Video: Exploring Crete on horseback


Sabine Ruijters from Odeyssia Stables takes NZ Life & Leisure’s Yolanta Woldendorp for a horseback ride to remember in Crete and talks about her role as a guide.

 

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Words and Photos: Yolanta Woldendorp

Living in a cave for a year to prove devoutness holds no appeal to a horse rider on Greece’s largest island – even if drinking stalagmite water is said to guarantee male offspring.

My horse picks his way up a narrow rocky path on Mount Louloudaki in the Dikti ranges of north-eastern Crete, Greece’s largest island. Above the mountain, the vultures wheel in the sky, circling.

Our small group is riding through the arid landscape to the cave of Agia Fotini, a place of worship and refuge. It is here that a monk lived for a year in total darkness and a pilgrim came looking for solitude in which to dedicate her life to God. Luckily for her, in this harsh environment 760m above sea level, the Virgin Mary appeared and created a cave in which the saint could live. According to tradition, women who are finding it difficult to fall pregnant make a pilgrimage to pray in this cave and drink the water dripping from the roof. It is said to enhance their chances of bearing sons.

When our horses can’t safely go any higher, we dismount, from there making our way on foot up unnervingly steep hewn steps worn smooth by centuries of worshippers visiting the sacred cave. Old wooden railings zigzag past gnarly trees that cling for dear life to the rock face.

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Our guide Milou leads us up into the Dikti ranges.

I turn at the entrance to the cave to take in the spectacular views of the village of Avdou and surrounding plateaus; the Aegean glints blue on the horizon as I make a coin offering for a candle to light my way – and walk into the dark void.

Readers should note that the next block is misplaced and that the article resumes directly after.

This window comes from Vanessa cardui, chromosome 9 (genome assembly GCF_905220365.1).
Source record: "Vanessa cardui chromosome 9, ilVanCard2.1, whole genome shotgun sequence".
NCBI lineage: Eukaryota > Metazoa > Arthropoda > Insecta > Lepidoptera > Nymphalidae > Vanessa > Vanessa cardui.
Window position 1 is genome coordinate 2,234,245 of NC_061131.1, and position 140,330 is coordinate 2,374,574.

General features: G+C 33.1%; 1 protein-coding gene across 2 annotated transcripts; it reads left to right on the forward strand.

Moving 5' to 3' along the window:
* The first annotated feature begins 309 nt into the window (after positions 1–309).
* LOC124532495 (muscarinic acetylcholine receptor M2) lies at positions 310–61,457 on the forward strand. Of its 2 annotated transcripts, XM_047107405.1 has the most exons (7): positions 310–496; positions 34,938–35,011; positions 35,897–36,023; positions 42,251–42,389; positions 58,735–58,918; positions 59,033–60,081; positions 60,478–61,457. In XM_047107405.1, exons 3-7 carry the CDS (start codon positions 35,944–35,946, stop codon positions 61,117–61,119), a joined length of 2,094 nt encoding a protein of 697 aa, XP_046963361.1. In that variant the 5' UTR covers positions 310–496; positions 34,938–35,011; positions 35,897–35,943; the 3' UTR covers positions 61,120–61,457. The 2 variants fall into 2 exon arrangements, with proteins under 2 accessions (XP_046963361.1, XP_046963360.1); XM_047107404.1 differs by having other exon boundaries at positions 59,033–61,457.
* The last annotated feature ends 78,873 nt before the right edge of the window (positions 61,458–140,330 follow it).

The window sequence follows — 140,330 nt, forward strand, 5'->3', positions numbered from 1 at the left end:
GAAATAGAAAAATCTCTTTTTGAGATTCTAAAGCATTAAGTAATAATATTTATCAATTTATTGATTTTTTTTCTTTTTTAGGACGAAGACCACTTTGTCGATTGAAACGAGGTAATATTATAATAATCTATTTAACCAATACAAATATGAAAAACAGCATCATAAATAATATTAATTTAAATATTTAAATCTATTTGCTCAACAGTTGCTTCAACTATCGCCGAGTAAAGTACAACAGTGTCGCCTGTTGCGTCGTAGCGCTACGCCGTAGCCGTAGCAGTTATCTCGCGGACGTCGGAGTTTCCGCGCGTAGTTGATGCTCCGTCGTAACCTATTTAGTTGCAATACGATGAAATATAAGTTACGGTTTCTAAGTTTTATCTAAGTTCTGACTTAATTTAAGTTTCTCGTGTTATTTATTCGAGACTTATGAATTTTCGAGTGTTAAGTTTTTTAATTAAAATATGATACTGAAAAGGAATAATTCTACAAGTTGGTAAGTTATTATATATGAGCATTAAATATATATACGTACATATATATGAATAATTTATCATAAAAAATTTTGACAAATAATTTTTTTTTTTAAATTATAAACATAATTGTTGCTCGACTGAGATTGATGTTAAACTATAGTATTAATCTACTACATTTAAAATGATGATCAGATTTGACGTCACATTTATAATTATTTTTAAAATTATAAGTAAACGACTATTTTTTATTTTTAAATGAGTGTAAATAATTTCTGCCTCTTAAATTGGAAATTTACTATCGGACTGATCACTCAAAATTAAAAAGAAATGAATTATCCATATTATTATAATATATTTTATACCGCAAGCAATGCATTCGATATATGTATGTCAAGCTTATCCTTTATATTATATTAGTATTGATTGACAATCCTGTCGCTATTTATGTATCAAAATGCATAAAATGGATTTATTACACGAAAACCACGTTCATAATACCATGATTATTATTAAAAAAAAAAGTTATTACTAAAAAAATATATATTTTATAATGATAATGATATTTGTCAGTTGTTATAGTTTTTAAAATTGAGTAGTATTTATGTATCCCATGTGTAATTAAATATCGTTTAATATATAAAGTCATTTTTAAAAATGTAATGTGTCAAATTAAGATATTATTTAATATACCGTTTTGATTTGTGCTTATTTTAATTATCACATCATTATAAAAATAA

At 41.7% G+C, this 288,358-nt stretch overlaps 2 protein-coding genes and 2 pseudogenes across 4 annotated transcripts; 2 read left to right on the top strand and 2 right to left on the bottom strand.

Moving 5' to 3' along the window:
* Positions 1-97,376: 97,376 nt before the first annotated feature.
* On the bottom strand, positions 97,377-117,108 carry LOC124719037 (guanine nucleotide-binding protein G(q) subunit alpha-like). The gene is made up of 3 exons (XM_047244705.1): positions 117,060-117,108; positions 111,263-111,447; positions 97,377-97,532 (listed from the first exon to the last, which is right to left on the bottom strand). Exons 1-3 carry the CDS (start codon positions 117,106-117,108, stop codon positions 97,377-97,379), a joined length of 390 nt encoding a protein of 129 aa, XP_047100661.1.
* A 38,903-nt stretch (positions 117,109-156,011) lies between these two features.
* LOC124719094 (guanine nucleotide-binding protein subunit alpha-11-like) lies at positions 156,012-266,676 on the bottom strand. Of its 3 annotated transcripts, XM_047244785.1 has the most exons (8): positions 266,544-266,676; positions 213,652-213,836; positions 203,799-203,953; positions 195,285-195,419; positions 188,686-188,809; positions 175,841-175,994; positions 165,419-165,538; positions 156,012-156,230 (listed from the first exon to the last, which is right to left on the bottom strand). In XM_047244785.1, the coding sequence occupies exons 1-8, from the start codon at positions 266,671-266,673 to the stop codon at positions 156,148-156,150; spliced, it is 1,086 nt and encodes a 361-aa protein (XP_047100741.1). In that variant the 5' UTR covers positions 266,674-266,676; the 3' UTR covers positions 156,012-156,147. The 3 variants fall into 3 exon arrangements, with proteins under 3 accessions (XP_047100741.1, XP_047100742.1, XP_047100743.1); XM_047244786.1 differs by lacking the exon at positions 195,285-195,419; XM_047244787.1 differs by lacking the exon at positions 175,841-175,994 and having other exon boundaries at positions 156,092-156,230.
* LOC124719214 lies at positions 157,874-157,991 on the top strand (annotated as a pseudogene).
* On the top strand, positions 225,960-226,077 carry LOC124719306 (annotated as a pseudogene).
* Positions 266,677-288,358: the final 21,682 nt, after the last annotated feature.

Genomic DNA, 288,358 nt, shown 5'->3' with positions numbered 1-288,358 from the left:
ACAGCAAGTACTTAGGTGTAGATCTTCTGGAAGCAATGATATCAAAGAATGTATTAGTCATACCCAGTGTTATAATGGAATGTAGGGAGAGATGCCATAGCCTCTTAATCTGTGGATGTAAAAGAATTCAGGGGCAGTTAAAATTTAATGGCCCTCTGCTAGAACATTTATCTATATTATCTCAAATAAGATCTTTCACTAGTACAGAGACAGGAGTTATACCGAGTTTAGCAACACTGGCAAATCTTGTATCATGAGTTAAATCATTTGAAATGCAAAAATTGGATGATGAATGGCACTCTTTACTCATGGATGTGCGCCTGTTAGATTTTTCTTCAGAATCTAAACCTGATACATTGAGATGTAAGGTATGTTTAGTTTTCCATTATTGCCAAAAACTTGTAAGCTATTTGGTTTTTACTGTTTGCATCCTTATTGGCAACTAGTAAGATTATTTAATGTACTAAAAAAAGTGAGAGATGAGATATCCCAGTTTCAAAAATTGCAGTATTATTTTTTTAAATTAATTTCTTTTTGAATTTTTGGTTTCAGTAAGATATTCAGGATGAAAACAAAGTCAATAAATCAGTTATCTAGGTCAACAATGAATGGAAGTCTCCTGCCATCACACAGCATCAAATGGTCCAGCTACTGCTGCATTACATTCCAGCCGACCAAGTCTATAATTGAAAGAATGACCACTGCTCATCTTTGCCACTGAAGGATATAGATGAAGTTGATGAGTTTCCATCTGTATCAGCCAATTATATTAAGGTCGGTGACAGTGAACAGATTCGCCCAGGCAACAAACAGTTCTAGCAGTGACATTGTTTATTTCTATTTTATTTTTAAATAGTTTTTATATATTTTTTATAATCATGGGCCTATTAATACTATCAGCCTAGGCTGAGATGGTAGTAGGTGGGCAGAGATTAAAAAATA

The entrance is marked by a bell, as with all churches in this barren land. However, this ‘church’ was made by nature and no one knows how long it has been a site of worship. In the 16th century, villagers hid their valuables deep inside the cave to protect them from the invading Turks. The pulleys with which they winched their prized possessions to safety in its highest crevices are still here.

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German riders Karin and daughter Yasmin, my friend Odessa and guide Milou about to be illuminated by the ancient stories that reside deep inside this cave.

Fifty metres inside it is cold and eerie – so many clambering hands and feet have gone before me – and my candle flickers just enough to reveal the altar of Santa Fotini.

Two massive stalagmites, like giant kauri trees, create its form and on it, an oil lamp burns in perpetuity. Above, a gilded chandelier hangs from the roof and the beaten silver frames of saints’ portraits that line the walls glitter in the light.

In the middle of the chamber is a large pottery urn which our riding guide Milou tells us is for catching water that drips from the roof. This is the holy water worshippers come to touch believing its powers to heal and promote the conception of sons. I give it a wide berth – I’m not that thirsty.